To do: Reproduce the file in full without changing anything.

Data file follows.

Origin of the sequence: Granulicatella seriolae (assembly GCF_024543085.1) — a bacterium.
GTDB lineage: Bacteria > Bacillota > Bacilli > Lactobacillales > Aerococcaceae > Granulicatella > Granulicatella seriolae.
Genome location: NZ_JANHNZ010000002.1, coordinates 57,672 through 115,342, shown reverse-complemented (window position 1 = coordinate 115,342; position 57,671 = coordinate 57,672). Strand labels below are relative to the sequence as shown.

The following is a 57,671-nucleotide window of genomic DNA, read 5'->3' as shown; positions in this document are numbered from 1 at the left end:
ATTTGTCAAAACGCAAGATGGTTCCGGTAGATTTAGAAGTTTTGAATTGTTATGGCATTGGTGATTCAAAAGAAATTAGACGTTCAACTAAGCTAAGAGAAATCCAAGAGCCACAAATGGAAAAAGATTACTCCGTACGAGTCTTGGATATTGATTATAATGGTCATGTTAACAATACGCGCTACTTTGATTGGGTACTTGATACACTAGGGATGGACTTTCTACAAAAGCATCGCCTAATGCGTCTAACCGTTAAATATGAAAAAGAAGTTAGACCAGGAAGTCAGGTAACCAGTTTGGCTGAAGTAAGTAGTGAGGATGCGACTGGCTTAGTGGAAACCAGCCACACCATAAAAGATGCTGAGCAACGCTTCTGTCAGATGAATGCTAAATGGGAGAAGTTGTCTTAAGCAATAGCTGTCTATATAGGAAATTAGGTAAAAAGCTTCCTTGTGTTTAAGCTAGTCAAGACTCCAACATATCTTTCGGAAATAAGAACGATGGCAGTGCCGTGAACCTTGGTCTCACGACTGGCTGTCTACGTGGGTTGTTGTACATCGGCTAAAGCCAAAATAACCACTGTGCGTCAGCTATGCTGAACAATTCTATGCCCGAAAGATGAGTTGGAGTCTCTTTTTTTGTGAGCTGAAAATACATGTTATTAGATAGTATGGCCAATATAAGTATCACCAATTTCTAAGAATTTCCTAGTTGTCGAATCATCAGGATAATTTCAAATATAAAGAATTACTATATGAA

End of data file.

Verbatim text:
Origin of the sequence: Granulicatella seriolae (assembly GCF_024543085.1) — a bacterium.
GTDB lineage: Bacteria > Bacillota > Bacilli > Lactobacillales > Aerococcaceae > Granulicatella > Granulicatella seriolae.
Genome location: NZ_JANHNZ010000002.1, coordinates 57,672 through 115,342, shown reverse-complemented (window position 1 = coordinate 115,342; position 57,671 = coordinate 57,672). Strand labels below are relative to the sequence as shown.

The following is a 57,671-nucleotide window of genomic DNA, read 5'->3' as shown; positions in this document are numbered from 1 at the left end:
ATTTGTCAAAACGCAAGATGGTTCCGGTAGATTTAGAAGTTTTGAATTGTTATGGCATTGGTGATTCAAAAGAAATTAGACGTTCAACTAAGCTAAGAGAAATCCAAGAGCCACAAATGGAAAAAGATTACTCCGTACGAGTCTTGGATATTGATTATAATGGTCATGTTAACAATACGCGCTACTTTGATTGGGTACTTGATACACTAGGGATGGACTTTCTACAAAAGCATCGCCTAATGCGTCTAACCGTTAAATATGAAAAAGAAGTTAGACCAGGAAGTCAGGTAACCAGTTTGGCTGAAGTAAGTAGTGAGGATGCGACTGGCTTAGTGGAAACCAGCCACACCATAAAAGATGCTGAGCAACGCTTCTGTCAGATGAATGCTAAATGGGAGAAGTTGTCTTAAGCAATAGCTGTCTATATAGGAAATTAGGTAAAAAGCTTCCTTGTGTTTAAGCTAGTCAAGACTCCAACATATCTTTCGGAAATAAGAACGATGGCAGTGCCGTGAACCTTGGTCTCACGACTGGCTGTCTACGTGGGTTGTTGTACATCGGCTAAAGCCAAAATAACCACTGTGCGTCAGCTATGCTGAACAATTCTATGCCCGAAAGATGAGTTGGAGTCTCTTTTTTTGTGAGCTGAAAATACATGTTATTAGATAGTATGGCCAATATAAGTATCACCAATTTCTAAGAATTTCCTAGTTGTCGAATCATCAGGATAATTTCAAATATAAAGAATTACTATATGAA